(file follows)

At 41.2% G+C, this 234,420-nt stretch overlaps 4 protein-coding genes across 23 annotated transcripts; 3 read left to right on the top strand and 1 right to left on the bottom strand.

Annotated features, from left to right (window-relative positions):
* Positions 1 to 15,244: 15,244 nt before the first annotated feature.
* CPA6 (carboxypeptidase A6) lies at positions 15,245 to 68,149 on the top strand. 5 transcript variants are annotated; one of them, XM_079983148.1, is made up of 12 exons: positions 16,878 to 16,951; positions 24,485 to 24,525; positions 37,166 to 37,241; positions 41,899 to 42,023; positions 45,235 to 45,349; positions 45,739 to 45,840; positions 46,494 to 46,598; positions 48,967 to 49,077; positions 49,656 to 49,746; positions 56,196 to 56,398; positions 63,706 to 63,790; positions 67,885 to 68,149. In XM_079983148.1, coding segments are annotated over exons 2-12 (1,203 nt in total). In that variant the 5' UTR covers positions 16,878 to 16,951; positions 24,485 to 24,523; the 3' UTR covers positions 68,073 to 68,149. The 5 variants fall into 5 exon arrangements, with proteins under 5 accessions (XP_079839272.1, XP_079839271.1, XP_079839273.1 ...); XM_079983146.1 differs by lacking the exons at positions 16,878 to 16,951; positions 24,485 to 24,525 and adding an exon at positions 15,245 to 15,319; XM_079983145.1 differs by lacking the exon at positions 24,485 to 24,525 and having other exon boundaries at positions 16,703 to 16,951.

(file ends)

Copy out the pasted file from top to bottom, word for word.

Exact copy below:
At 41.2% G+C, this 234,420-nt stretch overlaps 4 protein-coding genes across 23 annotated transcripts; 3 read left to right on the top strand and 1 right to left on the bottom strand.

Annotated features, from left to right (window-relative positions):
* Positions 1 to 15,244: 15,244 nt before the first annotated feature.
* CPA6 (carboxypeptidase A6) lies at positions 15,245 to 68,149 on the top strand. 5 transcript variants are annotated; one of them, XM_079983148.1, is made up of 12 exons: positions 16,878 to 16,951; positions 24,485 to 24,525; positions 37,166 to 37,241; positions 41,899 to 42,023; positions 45,235 to 45,349; positions 45,739 to 45,840; positions 46,494 to 46,598; positions 48,967 to 49,077; positions 49,656 to 49,746; positions 56,196 to 56,398; positions 63,706 to 63,790; positions 67,885 to 68,149. In XM_079983148.1, coding segments are annotated over exons 2-12 (1,203 nt in total). In that variant the 5' UTR covers positions 16,878 to 16,951; positions 24,485 to 24,523; the 3' UTR covers positions 68,073 to 68,149. The 5 variants fall into 5 exon arrangements, with proteins under 5 accessions (XP_079839272.1, XP_079839271.1, XP_079839273.1 ...); XM_079983146.1 differs by lacking the exons at positions 16,878 to 16,951; positions 24,485 to 24,525 and adding an exon at positions 15,245 to 15,319; XM_079983145.1 differs by lacking the exon at positions 24,485 to 24,525 and having other exon boundaries at positions 16,703 to 16,951.